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With 20-20 Hindsight (from pulling out one's head), we may have made different choices, instead of short term, immediate profit, ignore the future decisions.
Frankly, I prefer prosperity based on prodigious production of surplus goods and services, equitably traded and enjoyed. I think doing more with less so more can enjoy is superior to doing less with more so few can enjoy.
I don't believe in money madness so I don't subscribe to the notion that we should be occupied with "making money." Especially since all money tokens are ultimately controlled by parasites like governments and bankers (usurers).

In other words, instead of trying to get "rich" (win the Lotto, marry a billionaire, go into politics), we might consider being "more productive" using tools, machines, automation and other mass production methods.
Perhaps we might also change our personal goals from dying with the most toys, to preparing a place for our children's grandchildren's grandchildren.

"In every deliberation, we must consider the impact on the seventh generation... even if it requires having skin as thick as the bark of a pine."
—Great Law of the Iroquois


that quote is pretty ironic considering what happened to the Iroquois…..

anyways when the rubber hits the road you can only worry about you and I can only worry about me. The futures problems are their own.
 

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Discussion Starter · #82 ·
To be fair, we can show the "worst" subway stop in NYC.

 

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Discussion Starter · #83 · (Edited)
that quote is pretty ironic considering what happened to the Iroquois…..
By the late 16th and throughout the 17th centuries there was a dramatic decrease in the Iroquois population caused by warfare, territorial displacement and diseases brought by the Europeans.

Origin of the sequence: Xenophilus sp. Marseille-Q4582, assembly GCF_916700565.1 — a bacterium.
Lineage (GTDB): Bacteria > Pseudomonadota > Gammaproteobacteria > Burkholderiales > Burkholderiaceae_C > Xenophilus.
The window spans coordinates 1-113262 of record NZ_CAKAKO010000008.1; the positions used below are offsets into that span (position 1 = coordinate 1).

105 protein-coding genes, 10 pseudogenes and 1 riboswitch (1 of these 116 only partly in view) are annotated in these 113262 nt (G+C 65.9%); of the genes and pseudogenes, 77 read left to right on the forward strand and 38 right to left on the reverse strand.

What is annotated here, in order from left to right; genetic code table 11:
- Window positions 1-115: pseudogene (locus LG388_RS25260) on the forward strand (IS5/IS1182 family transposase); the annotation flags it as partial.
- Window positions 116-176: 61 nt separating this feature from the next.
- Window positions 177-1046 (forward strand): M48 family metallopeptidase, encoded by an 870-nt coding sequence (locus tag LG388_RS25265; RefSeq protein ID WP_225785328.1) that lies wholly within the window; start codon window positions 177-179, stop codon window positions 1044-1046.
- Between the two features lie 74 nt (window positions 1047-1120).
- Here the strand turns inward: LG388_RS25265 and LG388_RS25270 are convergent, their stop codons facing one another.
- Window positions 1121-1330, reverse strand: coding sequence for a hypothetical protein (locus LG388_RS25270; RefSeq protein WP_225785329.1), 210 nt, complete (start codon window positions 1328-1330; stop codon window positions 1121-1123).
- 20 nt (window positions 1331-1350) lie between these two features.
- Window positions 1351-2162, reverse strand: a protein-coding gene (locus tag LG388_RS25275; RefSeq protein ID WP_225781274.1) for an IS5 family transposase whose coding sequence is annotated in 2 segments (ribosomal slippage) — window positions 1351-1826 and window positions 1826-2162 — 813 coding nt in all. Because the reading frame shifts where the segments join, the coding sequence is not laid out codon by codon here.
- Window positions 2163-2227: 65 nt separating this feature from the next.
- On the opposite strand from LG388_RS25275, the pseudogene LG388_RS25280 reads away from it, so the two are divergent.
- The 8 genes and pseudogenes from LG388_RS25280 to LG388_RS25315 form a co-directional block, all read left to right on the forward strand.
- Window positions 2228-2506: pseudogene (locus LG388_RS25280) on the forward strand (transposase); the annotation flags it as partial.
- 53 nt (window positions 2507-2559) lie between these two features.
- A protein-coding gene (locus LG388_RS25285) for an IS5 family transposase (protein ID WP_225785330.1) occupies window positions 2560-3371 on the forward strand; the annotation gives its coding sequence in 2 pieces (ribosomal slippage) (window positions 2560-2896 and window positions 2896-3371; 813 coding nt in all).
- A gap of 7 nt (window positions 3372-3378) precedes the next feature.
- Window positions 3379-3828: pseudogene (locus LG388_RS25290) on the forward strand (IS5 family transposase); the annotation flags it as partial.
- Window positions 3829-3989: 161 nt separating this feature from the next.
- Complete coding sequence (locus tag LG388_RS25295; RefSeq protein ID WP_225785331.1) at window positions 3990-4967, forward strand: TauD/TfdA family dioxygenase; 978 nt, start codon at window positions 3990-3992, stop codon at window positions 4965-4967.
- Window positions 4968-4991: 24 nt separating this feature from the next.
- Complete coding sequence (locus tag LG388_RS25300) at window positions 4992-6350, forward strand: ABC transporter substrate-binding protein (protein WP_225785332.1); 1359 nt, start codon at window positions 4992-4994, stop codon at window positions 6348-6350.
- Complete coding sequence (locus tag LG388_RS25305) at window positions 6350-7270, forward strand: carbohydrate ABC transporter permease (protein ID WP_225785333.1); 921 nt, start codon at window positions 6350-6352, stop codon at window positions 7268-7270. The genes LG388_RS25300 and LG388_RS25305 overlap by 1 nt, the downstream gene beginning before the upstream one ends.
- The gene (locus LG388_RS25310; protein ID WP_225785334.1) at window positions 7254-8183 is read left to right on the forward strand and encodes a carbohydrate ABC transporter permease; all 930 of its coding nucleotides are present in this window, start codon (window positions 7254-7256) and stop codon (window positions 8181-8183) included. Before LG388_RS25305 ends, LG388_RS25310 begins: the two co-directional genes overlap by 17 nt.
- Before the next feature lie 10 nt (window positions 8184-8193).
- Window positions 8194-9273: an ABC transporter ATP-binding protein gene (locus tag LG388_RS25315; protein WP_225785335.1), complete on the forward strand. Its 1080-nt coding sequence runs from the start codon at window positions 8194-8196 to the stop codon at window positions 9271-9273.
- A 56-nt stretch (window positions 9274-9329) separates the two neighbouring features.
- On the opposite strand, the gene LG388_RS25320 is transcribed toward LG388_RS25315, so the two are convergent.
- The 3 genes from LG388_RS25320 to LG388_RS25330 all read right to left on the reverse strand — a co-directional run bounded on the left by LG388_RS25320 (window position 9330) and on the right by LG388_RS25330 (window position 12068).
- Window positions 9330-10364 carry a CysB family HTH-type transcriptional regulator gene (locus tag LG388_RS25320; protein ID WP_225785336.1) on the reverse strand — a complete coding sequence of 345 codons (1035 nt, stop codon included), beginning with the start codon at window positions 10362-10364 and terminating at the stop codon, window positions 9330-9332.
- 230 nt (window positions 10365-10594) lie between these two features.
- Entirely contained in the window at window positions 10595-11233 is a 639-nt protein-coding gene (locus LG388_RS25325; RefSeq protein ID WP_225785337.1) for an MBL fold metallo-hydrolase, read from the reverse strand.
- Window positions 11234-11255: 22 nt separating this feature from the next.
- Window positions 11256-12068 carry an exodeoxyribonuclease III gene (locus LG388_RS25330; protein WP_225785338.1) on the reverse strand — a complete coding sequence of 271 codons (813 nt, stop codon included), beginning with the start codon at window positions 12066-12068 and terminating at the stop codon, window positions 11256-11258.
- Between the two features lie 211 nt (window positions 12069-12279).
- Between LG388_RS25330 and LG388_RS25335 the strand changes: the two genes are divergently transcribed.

90% of deaths were attributed to Eurasian diseases that decimated native populations.

...
But the noble savage wasn't always so noble....
“... the Iroquois may have committed genocide against the Huron, who ceased to exist as a confederacy in 1649.”
Iroquois attacks
“But suddenly a greater threat was upon them all. The Iroquois were making ever deeper raids into Huron territory, their eyes on control of the fur trade. Since they could not make a deal with the Hurons, they decided to exterminate them. It was a deadly struggle. Many people were killed, captured and tortured."

: : : : : :
Iroquois also integrated into the population.

Ely Samuel Parker (1828 – August 31, 1895), born Hasanoanda (Tonawanda Seneca), later known as Donehogawa, was a U.S. Army officer, engineer, and tribal diplomat. He was bilingual and became friends with Lewis Henry Morgan, who became a student of the Iroquois in upstate New York. Parker earned an engineering degree in college and worked on the Erie Canal, among other projects.

He was commissioned a lieutenant colonel during the American Civil War, when he served as adjutant and secretary to General Ulysses S. Grant. He wrote the final draft of the Confederate surrender terms at Appomattox. Later in his career, Parker rose to the rank of brevet brigadier general.

When General Grant was elected as US president, he appointed Parker as Commissioner of Indian Affairs, the first Native American to hold that post.

*(Donehogawa was an honorary name meaning "Keeper of the Western Door of the Long House of the Iroquois".)
 

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Discussion Starter · #84 ·
anyways when the rubber hits the road you can only worry about you and I can only worry about me. The futures problems are their own.
I disagree. But then, as long as we respect each other's endowed rights, no harm - no foul.
 

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Discussion Starter · #85 ·
Want a high speed, low energy, frugal mass transit system?
One idea, using the dual ring village in a city format, would incorporate a variation on a popular amusement park ride.
Imagine Gravity powered shuttle cars that zip around, underground and up into the sky, consuming very little fuel or resources.
A five story high station to a five story deep subway (100 ft / 30 m) would accelerate to 55 mph / 88 kph.
At that velocity (80 fps / 24 mps) it would take 16.5 seconds to travel a quarter of a mile (402 meters).
(Not unlike rollercoasters, the shuttles would decelerate up a ramp, and engage a chain drive to pull them to the top where the station was. Minimal energy consumed, maximum energy recovered.)